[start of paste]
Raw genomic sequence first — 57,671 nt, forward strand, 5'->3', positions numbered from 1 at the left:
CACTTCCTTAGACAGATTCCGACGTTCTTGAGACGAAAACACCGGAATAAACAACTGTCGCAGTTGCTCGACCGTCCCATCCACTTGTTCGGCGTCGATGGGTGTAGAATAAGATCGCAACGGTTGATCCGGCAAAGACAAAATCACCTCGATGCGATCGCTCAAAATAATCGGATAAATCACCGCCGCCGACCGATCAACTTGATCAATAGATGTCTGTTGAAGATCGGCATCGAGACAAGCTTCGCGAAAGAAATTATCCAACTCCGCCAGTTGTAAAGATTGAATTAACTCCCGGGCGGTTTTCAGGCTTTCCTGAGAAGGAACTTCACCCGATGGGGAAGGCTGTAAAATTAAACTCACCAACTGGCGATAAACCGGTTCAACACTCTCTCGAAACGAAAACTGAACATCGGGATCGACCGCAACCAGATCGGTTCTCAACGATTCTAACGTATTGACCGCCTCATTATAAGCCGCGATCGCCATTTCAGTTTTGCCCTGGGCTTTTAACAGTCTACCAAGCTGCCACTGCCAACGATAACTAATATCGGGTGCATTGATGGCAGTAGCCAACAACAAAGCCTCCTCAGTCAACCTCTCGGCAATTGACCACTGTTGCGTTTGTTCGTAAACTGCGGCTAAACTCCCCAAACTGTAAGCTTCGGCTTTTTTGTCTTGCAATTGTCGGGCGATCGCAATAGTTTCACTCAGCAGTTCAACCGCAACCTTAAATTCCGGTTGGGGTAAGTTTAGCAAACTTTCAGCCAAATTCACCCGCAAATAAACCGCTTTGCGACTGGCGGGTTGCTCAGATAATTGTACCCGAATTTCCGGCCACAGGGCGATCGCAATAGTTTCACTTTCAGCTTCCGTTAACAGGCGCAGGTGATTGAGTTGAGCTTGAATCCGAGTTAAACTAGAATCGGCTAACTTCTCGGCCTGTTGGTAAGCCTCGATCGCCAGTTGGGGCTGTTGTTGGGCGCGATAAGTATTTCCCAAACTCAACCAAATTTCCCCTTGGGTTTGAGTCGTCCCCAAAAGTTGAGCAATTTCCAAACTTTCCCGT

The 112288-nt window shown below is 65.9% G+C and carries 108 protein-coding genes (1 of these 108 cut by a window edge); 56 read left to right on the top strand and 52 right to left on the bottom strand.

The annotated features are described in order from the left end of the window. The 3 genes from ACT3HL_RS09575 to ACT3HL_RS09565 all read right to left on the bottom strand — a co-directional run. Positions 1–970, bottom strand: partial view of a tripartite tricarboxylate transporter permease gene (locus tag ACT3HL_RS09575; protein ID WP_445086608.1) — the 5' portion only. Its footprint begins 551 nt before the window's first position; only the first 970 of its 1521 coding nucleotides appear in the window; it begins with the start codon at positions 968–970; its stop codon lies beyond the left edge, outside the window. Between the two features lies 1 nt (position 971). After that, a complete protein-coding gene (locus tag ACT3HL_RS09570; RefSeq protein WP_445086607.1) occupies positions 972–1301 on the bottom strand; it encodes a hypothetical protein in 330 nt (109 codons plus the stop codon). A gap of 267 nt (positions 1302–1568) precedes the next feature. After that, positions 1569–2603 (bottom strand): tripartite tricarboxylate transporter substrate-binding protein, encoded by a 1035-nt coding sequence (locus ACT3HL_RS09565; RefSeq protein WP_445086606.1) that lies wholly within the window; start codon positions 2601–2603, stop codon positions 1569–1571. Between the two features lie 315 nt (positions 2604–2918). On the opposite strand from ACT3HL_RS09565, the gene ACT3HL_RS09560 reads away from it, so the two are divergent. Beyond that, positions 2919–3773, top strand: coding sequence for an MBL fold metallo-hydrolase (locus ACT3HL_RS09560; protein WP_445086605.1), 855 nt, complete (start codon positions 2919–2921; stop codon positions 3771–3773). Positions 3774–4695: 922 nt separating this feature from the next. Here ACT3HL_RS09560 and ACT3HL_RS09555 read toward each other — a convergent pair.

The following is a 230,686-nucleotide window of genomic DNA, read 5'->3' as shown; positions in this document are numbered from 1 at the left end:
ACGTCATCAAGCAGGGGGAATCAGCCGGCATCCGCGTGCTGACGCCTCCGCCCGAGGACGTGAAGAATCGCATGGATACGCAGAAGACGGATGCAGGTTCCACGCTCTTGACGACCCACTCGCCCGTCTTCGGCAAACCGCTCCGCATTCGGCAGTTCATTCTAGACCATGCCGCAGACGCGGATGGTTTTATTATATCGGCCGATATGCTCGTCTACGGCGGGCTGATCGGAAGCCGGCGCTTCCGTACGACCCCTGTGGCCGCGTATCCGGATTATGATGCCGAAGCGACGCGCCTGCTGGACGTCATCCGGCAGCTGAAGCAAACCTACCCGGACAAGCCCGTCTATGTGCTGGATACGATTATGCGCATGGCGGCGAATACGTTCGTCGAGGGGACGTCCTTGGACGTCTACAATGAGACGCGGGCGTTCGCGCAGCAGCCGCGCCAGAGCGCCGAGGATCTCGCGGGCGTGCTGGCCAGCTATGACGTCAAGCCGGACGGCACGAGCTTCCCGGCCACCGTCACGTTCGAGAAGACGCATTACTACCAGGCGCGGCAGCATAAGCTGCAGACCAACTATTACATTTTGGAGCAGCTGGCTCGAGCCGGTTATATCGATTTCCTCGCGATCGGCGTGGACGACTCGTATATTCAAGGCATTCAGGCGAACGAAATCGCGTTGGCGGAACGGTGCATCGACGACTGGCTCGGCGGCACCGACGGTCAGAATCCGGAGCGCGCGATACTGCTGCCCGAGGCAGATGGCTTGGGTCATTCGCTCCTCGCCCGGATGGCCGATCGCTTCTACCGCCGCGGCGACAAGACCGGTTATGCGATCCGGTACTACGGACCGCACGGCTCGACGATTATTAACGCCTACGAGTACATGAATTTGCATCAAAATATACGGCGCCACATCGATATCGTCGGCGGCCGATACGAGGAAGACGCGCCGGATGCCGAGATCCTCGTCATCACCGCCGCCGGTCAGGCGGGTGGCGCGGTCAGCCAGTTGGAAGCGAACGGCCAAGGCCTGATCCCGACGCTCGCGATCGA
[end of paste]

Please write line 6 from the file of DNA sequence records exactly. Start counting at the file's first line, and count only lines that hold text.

ACGTCATCAAGCAGGGGGAATCAGCCGGCATCCGCGTGCTGACGCCTCCGCCCGAGGACGTGAAGAATCGCATGGATACGCAGAAGACGGATGCAGGTTCCACGCTCTTGACGACCCACTCGCCCGTCTTCGGCAAACCGCTCCGCATTCGGCAGTTCATTCTAGACCATGCCGCAGACGCGGATGGTTTTATTATATCGGCCGATATGCTCGTCTACGGCGGGCTGATCGGAAGCCGGCGCTTCCGTACGACCCCTGTGGCCGCGTATCCGGATTATGATGCCGAAGCGACGCGCCTGCTGGACGTCATCCGGCAGCTGAAGCAAACCTACCCGGACAAGCCCGTCTATGTGCTGGATACGATTATGCGCATGGCGGCGAATACGTTCGTCGAGGGGACGTCCTTGGACGTCTACAATGAGACGCGGGCGTTCGCGCAGCAGCCGCGCCAGAGCGCCGAGGATCTCGCGGGCGTGCTGGCCAGCTATGACGTCAAGCCGGACGGCACGAGCTTCCCGGCCACCGTCACGTTCGAGAAGACGCATTACTACCAGGCGCGGCAGCATAAGCTGCAGACCAACTATTACATTTTGGAGCAGCTGGCTCGAGCCGGTTATATCGATTTCCTCGCGATCGGCGTGGACGACTCGTATATTCAAGGCATTCAGGCGAACGAAATCGCGTTGGCGGAACGGTGCATCGACGACTGGCTCGGCGGCACCGACGGTCAGAATCCGGAGCGCGCGATACTGCTGCCCGAGGCAGATGGCTTGGGTCATTCGCTCCTCGCCCGGATGGCCGATCGCTTCTACCGCCGCGGCGACAAGACCGGTTATGCGATCCGGTACTACGGACCGCACGGCTCGACGATTATTAACGCCTACGAGTACATGAATTTGCATCAAAATATACGGCGCCACATCGATATCGTCGGCGGCCGATACGAGGAAGACGCGCCGGATGCCGAGATCCTCGTCATCACCGCCGCCGGTCAGGCGGGTGGCGCGGTCAGCCAGTTGGAAGCGAACGGCCAAGGCCTGATCCCGACGCTCGCGATCGA